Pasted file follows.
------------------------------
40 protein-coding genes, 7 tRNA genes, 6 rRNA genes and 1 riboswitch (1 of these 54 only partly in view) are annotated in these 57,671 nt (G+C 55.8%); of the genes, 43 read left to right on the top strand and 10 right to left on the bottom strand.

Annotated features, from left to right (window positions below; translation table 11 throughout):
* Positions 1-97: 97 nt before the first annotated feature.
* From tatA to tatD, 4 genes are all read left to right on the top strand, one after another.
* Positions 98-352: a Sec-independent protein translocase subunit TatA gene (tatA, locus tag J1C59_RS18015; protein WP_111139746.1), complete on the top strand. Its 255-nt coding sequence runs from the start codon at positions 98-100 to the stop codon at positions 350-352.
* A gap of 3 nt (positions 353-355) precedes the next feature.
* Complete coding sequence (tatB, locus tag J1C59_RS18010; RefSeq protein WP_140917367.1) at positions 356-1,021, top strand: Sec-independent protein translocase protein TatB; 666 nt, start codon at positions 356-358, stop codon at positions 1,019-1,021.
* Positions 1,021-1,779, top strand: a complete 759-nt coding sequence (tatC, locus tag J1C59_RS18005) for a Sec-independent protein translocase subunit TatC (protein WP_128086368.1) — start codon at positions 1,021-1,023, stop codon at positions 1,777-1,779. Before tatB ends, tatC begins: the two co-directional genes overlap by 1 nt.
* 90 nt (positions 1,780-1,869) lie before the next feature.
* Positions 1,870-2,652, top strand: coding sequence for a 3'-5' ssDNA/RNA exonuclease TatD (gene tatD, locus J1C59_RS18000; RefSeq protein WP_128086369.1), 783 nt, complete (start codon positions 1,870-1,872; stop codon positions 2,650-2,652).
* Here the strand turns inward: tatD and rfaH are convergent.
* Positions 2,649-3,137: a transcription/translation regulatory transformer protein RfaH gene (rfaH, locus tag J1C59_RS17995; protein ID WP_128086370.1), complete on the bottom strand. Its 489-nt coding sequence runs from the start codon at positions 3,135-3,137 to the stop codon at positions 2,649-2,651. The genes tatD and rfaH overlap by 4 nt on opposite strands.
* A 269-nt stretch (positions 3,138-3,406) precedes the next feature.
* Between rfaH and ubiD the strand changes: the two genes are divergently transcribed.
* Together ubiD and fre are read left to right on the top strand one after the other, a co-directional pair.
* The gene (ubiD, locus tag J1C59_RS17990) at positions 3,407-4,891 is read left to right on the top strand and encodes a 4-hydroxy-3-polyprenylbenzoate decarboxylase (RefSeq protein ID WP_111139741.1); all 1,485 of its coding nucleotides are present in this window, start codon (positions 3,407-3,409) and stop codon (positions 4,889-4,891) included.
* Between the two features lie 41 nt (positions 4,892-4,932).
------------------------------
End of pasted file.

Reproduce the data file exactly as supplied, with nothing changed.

40 protein-coding genes, 7 tRNA genes, 6 rRNA genes and 1 riboswitch (1 of these 54 only partly in view) are annotated in these 57,671 nt (G+C 55.8%); of the genes, 43 read left to right on the top strand and 10 right to left on the bottom strand.

Annotated features, from left to right (window positions below; translation table 11 throughout):
* Positions 1-97: 97 nt before the first annotated feature.
* From tatA to tatD, 4 genes are all read left to right on the top strand, one after another.
* Positions 98-352: a Sec-independent protein translocase subunit TatA gene (tatA, locus tag J1C59_RS18015; protein WP_111139746.1), complete on the top strand. Its 255-nt coding sequence runs from the start codon at positions 98-100 to the stop codon at positions 350-352.
* A gap of 3 nt (positions 353-355) precedes the next feature.
* Complete coding sequence (tatB, locus tag J1C59_RS18010; RefSeq protein WP_140917367.1) at positions 356-1,021, top strand: Sec-independent protein translocase protein TatB; 666 nt, start codon at positions 356-358, stop codon at positions 1,019-1,021.
* Positions 1,021-1,779, top strand: a complete 759-nt coding sequence (tatC, locus tag J1C59_RS18005) for a Sec-independent protein translocase subunit TatC (protein WP_128086368.1) — start codon at positions 1,021-1,023, stop codon at positions 1,777-1,779. Before tatB ends, tatC begins: the two co-directional genes overlap by 1 nt.
* 90 nt (positions 1,780-1,869) lie before the next feature.
* Positions 1,870-2,652, top strand: coding sequence for a 3'-5' ssDNA/RNA exonuclease TatD (gene tatD, locus J1C59_RS18000; RefSeq protein WP_128086369.1), 783 nt, complete (start codon positions 1,870-1,872; stop codon positions 2,650-2,652).
* Here the strand turns inward: tatD and rfaH are convergent.
* Positions 2,649-3,137: a transcription/translation regulatory transformer protein RfaH gene (rfaH, locus tag J1C59_RS17995; protein ID WP_128086370.1), complete on the bottom strand. Its 489-nt coding sequence runs from the start codon at positions 3,135-3,137 to the stop codon at positions 2,649-2,651. The genes tatD and rfaH overlap by 4 nt on opposite strands.
* A 269-nt stretch (positions 3,138-3,406) precedes the next feature.
* Between rfaH and ubiD the strand changes: the two genes are divergently transcribed.
* Together ubiD and fre are read left to right on the top strand one after the other, a co-directional pair.
* The gene (ubiD, locus tag J1C59_RS17990) at positions 3,407-4,891 is read left to right on the top strand and encodes a 4-hydroxy-3-polyprenylbenzoate decarboxylase (RefSeq protein ID WP_111139741.1); all 1,485 of its coding nucleotides are present in this window, start codon (positions 3,407-3,409) and stop codon (positions 4,889-4,891) included.
* Between the two features lie 41 nt (positions 4,892-4,932).